For years, mum and I had thought dad had abandoned us because he was depressed over the death of his brother. I told myself that story so many times it had become truth but now I knew it wasn’t the whole truth.
Dad had moved countries looking for peace in the aftermath. However, in Spain he had found more then that; a new wife and children.
The headstone told me I had a younger step-brother and step-sister but I didn’t ever want to meet them. Their father wasn’t really the same person my dad had been to me. I’d rather not know anything about his new life or family, all of that could stay with them.
I had just wanted to see where my dad was buried and the gravestone prove he was gone.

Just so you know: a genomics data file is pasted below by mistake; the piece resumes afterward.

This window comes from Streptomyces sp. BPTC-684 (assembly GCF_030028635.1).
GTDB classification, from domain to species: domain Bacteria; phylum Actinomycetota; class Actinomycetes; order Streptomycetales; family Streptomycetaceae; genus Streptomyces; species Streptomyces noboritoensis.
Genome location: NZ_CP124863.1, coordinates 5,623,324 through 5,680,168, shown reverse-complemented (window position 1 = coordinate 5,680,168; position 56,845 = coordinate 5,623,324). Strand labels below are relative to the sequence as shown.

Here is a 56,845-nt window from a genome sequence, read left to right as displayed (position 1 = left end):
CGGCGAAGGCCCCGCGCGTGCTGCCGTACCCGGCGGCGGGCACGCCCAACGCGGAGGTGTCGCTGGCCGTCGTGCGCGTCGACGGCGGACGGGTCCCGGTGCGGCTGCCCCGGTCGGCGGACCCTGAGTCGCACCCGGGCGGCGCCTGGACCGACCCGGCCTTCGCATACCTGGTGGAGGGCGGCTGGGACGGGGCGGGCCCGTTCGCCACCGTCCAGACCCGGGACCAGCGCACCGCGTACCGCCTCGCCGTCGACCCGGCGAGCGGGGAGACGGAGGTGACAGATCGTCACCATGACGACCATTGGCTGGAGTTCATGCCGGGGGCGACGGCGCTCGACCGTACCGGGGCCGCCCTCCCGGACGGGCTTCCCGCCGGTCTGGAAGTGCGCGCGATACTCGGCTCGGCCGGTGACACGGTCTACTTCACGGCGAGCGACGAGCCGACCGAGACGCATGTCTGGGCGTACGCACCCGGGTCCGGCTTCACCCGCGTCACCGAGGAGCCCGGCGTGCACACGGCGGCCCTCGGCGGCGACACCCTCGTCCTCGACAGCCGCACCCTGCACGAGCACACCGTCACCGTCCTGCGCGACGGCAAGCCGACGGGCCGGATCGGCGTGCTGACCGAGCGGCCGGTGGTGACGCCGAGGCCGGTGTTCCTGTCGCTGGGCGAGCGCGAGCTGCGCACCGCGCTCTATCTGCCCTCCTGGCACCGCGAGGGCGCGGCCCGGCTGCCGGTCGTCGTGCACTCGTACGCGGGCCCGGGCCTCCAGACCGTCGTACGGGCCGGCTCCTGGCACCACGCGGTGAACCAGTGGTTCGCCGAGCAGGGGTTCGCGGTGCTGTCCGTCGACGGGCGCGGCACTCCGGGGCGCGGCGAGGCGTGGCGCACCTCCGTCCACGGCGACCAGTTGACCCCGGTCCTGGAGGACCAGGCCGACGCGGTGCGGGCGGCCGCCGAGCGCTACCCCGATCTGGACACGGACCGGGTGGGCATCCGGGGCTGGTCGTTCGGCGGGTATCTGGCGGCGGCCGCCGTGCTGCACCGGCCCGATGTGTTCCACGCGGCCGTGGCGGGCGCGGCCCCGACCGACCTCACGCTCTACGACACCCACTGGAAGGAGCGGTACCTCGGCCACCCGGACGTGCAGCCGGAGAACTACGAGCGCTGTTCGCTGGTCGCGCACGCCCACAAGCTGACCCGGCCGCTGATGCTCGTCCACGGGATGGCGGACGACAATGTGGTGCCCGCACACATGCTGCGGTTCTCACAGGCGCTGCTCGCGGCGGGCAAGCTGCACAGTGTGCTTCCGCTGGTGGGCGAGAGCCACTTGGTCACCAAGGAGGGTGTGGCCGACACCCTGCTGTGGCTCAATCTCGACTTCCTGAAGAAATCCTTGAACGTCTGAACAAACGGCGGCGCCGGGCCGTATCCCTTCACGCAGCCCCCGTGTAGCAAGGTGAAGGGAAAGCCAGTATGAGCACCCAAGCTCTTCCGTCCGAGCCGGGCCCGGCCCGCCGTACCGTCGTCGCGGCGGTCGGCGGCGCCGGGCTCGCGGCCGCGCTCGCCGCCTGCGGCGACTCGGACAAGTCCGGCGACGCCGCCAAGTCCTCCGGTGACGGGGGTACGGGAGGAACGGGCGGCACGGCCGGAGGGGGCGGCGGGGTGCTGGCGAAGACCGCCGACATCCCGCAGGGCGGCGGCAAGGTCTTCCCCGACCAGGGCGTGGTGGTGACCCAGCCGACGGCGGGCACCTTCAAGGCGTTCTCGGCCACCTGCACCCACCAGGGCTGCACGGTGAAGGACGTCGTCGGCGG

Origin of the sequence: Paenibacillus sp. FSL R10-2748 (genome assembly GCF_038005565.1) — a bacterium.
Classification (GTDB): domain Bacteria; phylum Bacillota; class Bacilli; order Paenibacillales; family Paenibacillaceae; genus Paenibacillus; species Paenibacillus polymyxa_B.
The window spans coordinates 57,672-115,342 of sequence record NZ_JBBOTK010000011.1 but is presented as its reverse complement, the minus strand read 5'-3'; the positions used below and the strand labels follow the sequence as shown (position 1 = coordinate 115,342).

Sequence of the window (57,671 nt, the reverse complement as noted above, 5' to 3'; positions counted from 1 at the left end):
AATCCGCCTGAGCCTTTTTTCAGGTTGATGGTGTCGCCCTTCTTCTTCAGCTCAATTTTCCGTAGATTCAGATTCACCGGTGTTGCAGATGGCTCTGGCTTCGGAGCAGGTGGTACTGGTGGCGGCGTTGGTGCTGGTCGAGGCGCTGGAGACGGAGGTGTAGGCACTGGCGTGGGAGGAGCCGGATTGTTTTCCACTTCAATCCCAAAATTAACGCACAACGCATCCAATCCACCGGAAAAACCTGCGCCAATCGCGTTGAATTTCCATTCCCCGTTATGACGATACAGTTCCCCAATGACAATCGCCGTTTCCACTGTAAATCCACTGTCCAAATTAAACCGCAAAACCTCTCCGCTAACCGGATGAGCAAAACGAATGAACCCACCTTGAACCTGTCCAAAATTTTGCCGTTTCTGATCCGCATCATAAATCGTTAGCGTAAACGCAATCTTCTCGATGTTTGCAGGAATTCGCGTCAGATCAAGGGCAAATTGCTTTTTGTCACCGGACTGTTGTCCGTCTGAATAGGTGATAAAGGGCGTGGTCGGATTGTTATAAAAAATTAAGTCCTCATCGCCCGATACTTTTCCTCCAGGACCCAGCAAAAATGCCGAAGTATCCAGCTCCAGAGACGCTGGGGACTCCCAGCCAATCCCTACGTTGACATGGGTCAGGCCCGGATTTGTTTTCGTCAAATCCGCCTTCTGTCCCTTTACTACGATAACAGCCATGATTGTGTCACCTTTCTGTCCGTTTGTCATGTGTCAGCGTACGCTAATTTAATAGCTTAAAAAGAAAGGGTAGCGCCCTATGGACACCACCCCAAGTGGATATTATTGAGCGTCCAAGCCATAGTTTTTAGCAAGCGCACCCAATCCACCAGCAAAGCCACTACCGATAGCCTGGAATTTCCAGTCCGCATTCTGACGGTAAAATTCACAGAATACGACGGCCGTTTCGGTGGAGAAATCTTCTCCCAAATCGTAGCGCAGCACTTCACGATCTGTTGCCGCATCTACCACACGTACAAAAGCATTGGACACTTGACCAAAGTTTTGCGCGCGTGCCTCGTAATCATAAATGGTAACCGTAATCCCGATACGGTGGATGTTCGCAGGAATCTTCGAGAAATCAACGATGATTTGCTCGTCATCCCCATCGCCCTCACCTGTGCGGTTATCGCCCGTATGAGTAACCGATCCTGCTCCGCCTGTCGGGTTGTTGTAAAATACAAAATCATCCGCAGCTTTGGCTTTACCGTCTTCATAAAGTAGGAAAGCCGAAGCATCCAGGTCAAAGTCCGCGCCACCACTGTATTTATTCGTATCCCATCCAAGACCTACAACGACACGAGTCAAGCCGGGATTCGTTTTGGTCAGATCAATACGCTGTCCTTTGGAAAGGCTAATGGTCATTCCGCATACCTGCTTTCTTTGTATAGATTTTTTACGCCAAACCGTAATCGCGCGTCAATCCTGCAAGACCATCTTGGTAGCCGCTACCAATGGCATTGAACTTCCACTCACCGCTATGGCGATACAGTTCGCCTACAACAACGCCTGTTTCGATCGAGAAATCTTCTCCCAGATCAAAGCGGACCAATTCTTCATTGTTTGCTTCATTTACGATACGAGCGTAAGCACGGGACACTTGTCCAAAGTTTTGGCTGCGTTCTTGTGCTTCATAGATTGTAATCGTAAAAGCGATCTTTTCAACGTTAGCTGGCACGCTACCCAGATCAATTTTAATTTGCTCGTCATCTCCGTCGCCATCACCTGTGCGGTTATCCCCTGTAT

Rastrophiliopustrocity; a spontaneous combustion of creative spark that is followed by action in order to manifest and bring into existence.
I took the drug again, I just had to! Within minutes the creativity was upon me and I was scrambling for canvas, paints and brushes.
It was like someone else had taken over my head and hands, I didn’t know what I was doing, wasn’t aware of what I was creating, which meant have been because the drug partly caused temporary blindness.
Paint splashed all round, two, three brushes in my hands at once as the need grew, I had to get everything out of me and put it onto the canvas as fast as lightening.
The drug lasted only a short time so I could only do one painting. I had in the past tried for two or three canvas, that I had set up ready but the paintings hadn’t turned out as good, they had been blurry and frantic. Not my normal artist flare, so I hadn’t sold them.
The minutes seemed to race by as I worked, still unaware of what was being brought to life before me. My body started to trier, my hands aching and a headache building. The drug was wearing off.
Exhausted, I stepped back and looked at the painting, it was one of my finest yet.